This is a guest post by Kelly Ferrier, owner of Calgary copywriting company Kay Phair Advising. You can find her on Twitter at @kayphair. The original post appeared on

This week’s digital literacy post focuses on the ways that digital media has changed politics, how this impacts Canada’s economy and why businesses need to be paying attention.

To get an in-depth look at this topic, I turned to Troy Wason (@imparo), President of WMS Communications Inc. Wason has over 25 years experience in the political sphere, with a particular focus on digital media, including acting as the social media manager for an Alberta political party during the 2008 provincial election and as communications officer (social media) for a legislative caucus.

According to Wason, digital media has influenced and altered politics in a number of important ways. In particular, political entities, including non-governmental organizations, have profited from the ability to connect with the public instantly, instead of having to depend on traditional methods. Wason says that this widespread availability of digital media has forever changed the way politics is handled because it allows for:

Two-way discussions between politicians and constituents
Test messaging by governments with immediate feedback
Direct opportunities to lead debate rather than follow
Swift damage control of problematic issues

Wason notes that this shift in the political landscape has somewhat levelled the playing field between the voters and those vying for political power.

Much to the chagrin of those in leadership roles, the power of digital media and the ensuing engagement brought about by electronic connectivity has also empowered and emboldened the body politic.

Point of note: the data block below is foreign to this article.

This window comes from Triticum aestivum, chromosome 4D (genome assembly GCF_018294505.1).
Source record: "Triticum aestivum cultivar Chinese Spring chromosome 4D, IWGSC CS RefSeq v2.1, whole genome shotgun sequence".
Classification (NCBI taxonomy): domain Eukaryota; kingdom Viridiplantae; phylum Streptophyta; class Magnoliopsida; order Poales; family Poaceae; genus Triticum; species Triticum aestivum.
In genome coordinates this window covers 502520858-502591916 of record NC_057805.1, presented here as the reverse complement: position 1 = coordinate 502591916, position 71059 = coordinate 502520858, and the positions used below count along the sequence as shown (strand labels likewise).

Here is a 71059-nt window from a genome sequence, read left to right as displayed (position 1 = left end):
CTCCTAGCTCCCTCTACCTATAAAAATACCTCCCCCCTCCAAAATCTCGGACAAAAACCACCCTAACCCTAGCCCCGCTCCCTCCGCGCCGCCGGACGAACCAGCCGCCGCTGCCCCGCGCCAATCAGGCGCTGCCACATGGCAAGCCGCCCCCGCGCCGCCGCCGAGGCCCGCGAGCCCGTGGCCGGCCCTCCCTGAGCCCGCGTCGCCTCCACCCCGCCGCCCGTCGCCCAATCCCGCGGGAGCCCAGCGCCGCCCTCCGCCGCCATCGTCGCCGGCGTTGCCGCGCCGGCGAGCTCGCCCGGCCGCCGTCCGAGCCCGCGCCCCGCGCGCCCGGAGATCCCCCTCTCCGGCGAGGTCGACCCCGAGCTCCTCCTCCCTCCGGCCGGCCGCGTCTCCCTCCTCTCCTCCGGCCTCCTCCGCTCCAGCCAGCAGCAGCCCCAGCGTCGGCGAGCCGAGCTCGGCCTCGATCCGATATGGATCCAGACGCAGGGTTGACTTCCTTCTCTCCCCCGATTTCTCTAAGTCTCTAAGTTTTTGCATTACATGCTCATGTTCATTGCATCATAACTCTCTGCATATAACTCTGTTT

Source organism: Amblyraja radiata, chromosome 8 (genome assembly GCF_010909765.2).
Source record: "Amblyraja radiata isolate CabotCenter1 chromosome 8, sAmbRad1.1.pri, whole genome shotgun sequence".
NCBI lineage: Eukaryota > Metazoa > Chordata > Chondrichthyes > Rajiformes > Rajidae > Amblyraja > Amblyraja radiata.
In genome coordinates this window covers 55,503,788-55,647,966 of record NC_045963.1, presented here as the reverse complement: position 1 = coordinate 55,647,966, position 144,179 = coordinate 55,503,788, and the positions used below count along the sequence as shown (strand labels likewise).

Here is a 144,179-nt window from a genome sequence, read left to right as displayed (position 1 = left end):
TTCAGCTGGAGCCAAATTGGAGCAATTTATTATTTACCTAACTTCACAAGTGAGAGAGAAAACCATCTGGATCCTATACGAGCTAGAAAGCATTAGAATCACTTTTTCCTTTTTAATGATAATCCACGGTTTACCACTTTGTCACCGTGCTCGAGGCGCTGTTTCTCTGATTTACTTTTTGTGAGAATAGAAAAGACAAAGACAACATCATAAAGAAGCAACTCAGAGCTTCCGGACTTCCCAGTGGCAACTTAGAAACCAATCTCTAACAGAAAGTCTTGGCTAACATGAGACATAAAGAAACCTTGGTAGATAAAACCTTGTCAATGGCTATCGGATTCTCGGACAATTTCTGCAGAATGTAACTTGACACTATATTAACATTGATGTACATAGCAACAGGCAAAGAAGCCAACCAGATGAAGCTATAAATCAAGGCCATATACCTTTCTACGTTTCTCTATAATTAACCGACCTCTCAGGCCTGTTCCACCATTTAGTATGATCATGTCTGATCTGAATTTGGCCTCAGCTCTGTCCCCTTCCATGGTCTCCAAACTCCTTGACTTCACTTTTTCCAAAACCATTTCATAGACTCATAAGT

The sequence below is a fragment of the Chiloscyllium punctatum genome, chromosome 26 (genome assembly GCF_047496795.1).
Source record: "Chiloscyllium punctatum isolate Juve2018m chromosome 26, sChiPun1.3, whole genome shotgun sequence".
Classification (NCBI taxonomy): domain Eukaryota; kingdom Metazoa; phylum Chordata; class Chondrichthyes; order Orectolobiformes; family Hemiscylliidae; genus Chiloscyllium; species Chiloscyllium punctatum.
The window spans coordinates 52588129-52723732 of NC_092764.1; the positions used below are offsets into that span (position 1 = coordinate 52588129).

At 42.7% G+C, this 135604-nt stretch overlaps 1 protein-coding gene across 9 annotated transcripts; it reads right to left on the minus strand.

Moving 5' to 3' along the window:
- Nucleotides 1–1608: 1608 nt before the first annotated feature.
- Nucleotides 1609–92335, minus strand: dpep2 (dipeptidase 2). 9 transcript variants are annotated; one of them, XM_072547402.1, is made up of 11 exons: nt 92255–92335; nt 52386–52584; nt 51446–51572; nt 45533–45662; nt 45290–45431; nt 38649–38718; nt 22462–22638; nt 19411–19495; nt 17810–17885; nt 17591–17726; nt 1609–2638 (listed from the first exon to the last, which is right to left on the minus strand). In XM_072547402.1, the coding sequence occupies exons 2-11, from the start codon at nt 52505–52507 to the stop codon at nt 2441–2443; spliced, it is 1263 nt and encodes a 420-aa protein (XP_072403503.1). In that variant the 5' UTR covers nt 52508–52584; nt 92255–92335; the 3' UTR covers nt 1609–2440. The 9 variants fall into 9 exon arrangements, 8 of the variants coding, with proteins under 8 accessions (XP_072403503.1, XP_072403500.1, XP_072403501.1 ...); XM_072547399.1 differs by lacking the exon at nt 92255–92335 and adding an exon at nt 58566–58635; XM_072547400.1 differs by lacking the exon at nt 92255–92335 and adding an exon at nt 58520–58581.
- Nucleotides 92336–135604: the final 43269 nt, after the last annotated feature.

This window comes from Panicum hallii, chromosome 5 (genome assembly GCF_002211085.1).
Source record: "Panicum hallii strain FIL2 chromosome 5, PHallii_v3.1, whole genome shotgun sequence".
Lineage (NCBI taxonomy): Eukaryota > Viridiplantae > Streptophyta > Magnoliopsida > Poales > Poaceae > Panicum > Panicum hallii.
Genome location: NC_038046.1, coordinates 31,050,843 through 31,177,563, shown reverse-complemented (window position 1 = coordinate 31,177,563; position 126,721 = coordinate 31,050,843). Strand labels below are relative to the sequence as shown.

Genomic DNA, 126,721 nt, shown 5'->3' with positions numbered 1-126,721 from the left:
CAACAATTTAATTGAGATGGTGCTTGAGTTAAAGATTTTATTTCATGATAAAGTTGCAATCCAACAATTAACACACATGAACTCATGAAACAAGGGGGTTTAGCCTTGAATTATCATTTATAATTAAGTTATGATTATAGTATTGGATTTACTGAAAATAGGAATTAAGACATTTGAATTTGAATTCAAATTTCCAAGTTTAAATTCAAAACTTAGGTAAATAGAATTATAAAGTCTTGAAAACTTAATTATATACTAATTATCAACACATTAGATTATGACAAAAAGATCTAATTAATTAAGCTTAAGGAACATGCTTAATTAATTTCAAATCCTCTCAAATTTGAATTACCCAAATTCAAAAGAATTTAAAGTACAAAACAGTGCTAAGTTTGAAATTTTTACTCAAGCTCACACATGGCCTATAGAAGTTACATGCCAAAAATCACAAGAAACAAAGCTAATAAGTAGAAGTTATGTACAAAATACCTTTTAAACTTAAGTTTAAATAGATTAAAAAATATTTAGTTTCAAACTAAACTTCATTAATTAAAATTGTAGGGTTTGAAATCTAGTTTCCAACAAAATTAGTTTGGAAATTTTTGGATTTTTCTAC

So, how is this impacting the Canadian economy?

Wason points to current debates around copyright, bandwidth throttling and net neutrality as prime examples of digital media’s impact on the economy. These topics have become hot-button issues. While telecommunications companies like Shaw, TELUS and Bell, lobby Industry Canada to protect their financial interests, the Internet community is fighting back to defend the freedom of expression and unlimited access to information the Web provides.

And, what does this mean for businesses?

Bottom line: businesses should be paying attention to and learning from the way political thinkers are leveraging social media. People are increasingly getting their information and news from digital media. Political figures are reaching out to such people to spread their message and create meaningful conversations. Businesses could be creating similar relationships with these same people.

“The interconnectivity of politics, business and media has a seemingly unbreakable bond and rightly so. Furthermore, the politically active are much more likely to use the Internet for news, information and online purchases than their tuned-out brethren.”

Of course, in order to communicate effectively through digital media, it’s necessary to be literate in the tools that make such connections possible. And this should be a priority for everyone in business, including management.

“The ability to access digital media will become more important as our knowledge-based society rapidly moves toward hyper-connectivity. Management of all ages would be wise to thoroughly educate themselves with respect to the integration of digital media in the workplace – it’s not coming, it’s here.”

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